So in that instance I make a point of staying in the middle of the lane, so that the driver basically can choose between a collision and / or moving into their own lane.



  • Registered Users Posts: 8,395 ✭✭✭ Macy0161


    Prioritise my safety, but don't be a dick by making it unnecessarily hard for motorists to overtake safely is my approach.



  • Registered Users Posts: 11,602 ✭✭✭✭ tomasrojo


    As others have said, taking the lane is a good idea to prevent opportunistic close passes, but it raises the likelihood of punishment passes and road rage incidents on the other side of the pinch point/blind corner/etc.


    I guess my rule of thumb is don't do it for a long stretch, and let motorised traffic enter the pinch point if you're going to arrive about the same time and pretend you're being courteous.

    The point raised about taking the lane to discourage motorists coming from the other direction from straddling two lanes through a pinch point is one I think about a bit, as it's very important to discourage people blasting through narrow gaps and the attendant risks of misjudging the pass, but it also carries the distinct but small possibility of the oncoming motorist being a total nut who'll see the pass through regardless to remind you what the pecking order is, in their own minds. I do get more weird comments out of car windows for blocking oncoming motorists than blocking following motorists, presumably because I'm doing something equivalent in their mind to being "on the wrong side of the road" (that is, my side of the road, but the bit of my side of the road that they want to use). Also the driver window is better positioned for the witty threat to kill me the next time.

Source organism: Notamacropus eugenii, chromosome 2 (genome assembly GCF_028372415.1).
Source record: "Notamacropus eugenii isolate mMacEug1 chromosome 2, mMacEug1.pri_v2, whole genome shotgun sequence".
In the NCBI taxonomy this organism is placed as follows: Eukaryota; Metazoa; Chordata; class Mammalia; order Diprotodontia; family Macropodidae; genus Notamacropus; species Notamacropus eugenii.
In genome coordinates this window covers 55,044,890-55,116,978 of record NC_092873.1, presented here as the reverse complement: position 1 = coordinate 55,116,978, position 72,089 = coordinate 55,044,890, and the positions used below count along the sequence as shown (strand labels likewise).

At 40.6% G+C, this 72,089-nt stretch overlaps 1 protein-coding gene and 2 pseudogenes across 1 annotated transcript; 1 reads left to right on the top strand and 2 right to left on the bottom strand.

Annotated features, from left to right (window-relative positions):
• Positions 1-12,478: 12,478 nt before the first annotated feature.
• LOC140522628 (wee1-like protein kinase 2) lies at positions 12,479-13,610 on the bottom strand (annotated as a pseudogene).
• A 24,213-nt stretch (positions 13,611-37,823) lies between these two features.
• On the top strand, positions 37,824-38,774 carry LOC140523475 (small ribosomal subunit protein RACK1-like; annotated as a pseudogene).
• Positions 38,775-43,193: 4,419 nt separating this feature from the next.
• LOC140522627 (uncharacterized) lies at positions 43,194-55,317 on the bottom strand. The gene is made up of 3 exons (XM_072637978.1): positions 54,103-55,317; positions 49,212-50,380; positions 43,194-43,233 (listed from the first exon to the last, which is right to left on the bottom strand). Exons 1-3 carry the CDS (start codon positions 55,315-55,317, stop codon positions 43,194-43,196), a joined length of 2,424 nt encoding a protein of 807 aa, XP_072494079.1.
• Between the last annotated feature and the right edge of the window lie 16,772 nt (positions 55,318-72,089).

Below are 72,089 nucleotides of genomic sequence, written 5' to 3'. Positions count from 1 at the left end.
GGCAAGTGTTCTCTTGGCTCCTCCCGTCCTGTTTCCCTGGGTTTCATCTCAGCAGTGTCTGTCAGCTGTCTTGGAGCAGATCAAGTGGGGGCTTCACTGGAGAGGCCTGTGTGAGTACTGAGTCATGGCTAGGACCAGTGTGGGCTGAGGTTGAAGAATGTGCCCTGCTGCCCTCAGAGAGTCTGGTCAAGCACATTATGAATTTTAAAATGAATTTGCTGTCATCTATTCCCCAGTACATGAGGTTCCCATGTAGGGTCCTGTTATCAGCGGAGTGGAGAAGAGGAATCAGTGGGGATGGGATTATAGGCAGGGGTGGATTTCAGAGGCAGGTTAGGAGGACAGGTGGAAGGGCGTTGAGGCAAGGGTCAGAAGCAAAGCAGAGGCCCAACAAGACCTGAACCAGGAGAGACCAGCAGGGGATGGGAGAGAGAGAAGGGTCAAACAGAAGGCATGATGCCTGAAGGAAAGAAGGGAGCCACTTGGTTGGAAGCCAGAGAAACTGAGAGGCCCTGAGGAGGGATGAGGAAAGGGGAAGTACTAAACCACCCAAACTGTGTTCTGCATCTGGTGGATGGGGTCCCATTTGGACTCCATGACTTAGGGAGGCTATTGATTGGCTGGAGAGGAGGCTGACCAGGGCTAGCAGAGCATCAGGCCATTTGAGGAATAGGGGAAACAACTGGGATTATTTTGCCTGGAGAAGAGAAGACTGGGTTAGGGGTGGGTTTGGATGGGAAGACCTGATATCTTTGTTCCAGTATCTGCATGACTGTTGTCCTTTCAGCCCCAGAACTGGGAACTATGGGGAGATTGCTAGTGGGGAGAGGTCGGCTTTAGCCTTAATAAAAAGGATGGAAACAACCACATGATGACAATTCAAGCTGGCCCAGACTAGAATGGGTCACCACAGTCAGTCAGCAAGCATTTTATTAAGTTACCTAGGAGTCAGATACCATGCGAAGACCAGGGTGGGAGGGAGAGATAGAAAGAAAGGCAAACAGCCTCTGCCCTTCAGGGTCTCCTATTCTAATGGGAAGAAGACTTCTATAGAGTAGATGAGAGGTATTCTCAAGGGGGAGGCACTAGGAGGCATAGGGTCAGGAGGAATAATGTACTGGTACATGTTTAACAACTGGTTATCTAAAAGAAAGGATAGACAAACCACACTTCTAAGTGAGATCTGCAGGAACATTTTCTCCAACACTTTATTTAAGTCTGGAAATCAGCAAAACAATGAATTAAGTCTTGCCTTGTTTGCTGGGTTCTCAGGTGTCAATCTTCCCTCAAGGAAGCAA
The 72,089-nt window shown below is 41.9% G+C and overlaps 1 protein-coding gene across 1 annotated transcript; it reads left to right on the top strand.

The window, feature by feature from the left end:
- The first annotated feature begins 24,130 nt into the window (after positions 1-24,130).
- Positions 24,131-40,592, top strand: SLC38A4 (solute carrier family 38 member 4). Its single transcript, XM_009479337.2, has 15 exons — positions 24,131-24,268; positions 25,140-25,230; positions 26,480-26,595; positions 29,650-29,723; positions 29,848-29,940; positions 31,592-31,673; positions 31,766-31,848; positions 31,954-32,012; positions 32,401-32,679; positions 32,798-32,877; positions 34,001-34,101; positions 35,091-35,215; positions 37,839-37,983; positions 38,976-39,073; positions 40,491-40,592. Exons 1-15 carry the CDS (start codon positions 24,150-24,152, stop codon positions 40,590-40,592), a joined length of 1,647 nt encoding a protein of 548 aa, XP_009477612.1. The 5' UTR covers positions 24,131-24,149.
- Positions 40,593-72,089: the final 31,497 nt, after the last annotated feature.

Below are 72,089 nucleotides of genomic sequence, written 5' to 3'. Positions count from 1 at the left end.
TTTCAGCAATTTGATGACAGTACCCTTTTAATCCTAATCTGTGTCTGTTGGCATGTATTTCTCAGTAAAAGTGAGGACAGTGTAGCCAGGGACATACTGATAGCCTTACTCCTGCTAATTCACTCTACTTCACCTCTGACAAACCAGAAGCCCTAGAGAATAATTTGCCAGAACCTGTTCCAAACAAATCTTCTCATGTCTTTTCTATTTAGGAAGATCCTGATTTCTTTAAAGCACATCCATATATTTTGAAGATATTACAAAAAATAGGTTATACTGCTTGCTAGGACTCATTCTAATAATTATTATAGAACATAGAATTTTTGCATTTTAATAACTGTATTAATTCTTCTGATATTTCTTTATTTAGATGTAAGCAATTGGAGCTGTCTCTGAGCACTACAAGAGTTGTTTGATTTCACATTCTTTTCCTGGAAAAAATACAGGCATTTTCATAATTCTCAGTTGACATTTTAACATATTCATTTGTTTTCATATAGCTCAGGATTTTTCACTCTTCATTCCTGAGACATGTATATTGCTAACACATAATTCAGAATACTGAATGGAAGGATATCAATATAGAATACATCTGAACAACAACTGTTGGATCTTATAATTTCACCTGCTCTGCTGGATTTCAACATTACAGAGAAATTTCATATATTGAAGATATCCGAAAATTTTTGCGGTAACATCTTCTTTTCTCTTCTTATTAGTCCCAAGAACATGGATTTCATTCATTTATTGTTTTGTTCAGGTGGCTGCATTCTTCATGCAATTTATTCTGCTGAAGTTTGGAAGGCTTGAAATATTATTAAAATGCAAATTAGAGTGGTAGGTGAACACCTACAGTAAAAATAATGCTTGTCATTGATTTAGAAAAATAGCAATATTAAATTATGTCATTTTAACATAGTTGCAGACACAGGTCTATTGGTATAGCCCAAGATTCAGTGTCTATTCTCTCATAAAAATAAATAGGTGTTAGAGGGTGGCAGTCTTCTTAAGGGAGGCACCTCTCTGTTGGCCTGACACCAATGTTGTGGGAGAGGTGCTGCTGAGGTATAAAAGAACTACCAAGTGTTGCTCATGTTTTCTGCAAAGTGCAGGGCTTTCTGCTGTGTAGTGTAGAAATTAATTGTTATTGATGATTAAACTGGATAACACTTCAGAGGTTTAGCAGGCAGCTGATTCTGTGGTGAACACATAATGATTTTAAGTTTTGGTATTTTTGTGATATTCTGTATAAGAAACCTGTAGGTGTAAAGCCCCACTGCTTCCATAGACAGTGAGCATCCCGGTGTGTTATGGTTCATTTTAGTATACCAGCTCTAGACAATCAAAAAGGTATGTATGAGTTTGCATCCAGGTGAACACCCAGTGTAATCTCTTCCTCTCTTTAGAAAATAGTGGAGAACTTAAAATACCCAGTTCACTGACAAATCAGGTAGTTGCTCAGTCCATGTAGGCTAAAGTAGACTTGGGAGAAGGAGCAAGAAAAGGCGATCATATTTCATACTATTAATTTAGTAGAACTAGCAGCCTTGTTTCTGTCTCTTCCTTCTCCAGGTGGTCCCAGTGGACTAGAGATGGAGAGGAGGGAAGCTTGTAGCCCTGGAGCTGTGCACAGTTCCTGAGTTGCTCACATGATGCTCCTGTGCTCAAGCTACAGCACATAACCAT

• Registered Users Posts: 24,695 ✭✭✭✭ Wishbone Ash


    I'd say he is referring the the Rathmore Road around Lusk as it has a cycle track (northbound only). I use that road very regularly and get the occasional moron beeping and pointing to the cycle track. It wide enough for motorists to pass safely without going over the center line.

    https://www.strava.com/segments/851178



  • Registered Users Posts: 24,695 ✭✭✭✭ Wishbone Ash


    I should have added that it wouldn't be appropriate to 'take the lane' on it except at junctions/roundabouts etc.



  • Registered Users Posts: 5,368 ✭✭✭ JimmyVik


    Only yesterday a cyclist overtook me and went into the middle of the lane coming up to the junction and got rear ended by a car coming up behind him.

    I called the ambulance. Sounded like he had a broken leg and a broken arm. You could see the bone in his leg through the gash in it. I nearly got sick.